6 x 9, 226 pages, black and white drawings, diagrams, and photographs
Russell and West present us with a unique opportunity to experience the cultural traditions of how a population of Alaska Native peoples relate to birds. Calling on her many years of work with local peoples, Russell exhibits a special gift to discover the details of how the Stony River Dena'ina think about birds, how they harvest them, and how they use various parts of birds in their daily lives. She spent many hours in the field living and working with the people and conducting informal interviews to record their thoughts about the place of birds in their world and to observe the ways they interact with and use birds.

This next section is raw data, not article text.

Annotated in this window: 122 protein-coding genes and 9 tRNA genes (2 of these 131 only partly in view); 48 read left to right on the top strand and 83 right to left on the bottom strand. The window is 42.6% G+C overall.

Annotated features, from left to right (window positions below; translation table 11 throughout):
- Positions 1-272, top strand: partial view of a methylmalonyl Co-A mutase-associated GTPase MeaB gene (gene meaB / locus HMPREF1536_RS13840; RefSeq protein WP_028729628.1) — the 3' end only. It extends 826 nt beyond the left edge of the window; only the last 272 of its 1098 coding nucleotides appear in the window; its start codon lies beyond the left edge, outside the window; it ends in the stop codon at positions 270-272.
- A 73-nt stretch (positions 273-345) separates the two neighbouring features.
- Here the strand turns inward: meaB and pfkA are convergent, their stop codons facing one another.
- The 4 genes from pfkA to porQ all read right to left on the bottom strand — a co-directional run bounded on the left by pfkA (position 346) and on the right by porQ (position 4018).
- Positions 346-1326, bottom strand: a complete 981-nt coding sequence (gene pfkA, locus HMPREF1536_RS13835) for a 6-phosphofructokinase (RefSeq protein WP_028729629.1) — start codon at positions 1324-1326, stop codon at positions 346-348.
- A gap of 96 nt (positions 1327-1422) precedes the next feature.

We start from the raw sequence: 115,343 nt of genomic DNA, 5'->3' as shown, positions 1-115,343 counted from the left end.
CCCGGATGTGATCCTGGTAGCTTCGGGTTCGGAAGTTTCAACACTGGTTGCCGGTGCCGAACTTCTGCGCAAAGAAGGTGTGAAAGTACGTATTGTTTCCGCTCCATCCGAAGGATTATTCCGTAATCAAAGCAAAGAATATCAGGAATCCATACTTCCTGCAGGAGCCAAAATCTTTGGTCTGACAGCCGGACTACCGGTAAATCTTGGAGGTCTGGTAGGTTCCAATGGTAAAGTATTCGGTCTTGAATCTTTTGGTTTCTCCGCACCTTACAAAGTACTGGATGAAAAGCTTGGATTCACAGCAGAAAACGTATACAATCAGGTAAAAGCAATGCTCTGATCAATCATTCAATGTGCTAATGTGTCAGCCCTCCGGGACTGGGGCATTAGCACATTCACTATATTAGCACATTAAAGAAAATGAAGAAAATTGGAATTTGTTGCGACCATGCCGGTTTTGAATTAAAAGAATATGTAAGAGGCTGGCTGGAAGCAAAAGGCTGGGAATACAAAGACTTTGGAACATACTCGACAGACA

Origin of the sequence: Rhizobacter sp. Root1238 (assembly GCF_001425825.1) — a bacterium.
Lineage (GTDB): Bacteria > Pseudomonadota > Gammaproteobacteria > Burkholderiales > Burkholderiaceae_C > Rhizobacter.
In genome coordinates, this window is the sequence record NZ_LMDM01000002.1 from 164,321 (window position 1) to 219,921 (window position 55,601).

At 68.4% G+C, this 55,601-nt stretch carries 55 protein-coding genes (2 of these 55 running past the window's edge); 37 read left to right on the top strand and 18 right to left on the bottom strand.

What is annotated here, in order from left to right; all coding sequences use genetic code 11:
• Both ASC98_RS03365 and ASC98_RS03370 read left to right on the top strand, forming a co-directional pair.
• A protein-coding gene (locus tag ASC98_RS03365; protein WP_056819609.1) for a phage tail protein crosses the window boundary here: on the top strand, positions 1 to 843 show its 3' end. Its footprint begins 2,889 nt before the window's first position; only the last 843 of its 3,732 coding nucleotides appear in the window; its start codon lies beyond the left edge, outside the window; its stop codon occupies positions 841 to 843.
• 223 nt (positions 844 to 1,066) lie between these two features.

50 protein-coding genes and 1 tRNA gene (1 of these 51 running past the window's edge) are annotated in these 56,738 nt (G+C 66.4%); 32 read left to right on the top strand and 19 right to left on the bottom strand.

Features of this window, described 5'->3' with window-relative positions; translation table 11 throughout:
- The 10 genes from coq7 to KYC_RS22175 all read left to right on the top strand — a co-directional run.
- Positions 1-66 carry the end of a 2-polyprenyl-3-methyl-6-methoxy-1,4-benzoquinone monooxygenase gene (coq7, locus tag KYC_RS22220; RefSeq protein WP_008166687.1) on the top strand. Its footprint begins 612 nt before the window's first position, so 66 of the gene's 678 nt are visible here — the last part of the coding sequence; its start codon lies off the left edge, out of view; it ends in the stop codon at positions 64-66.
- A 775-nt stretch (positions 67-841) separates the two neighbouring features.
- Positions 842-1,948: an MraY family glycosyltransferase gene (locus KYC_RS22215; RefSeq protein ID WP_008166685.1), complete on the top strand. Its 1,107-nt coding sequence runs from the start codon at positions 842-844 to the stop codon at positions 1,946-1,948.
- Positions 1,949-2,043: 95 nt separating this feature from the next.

West applies modern ornithological science to the way the Dena'ina classify and name the birds in their area. All species that occur in the Stony River area are described, illustrated, and most have Native names. James Kari has added a wealth of information on the etymology of the Native names of birds and bird parts.
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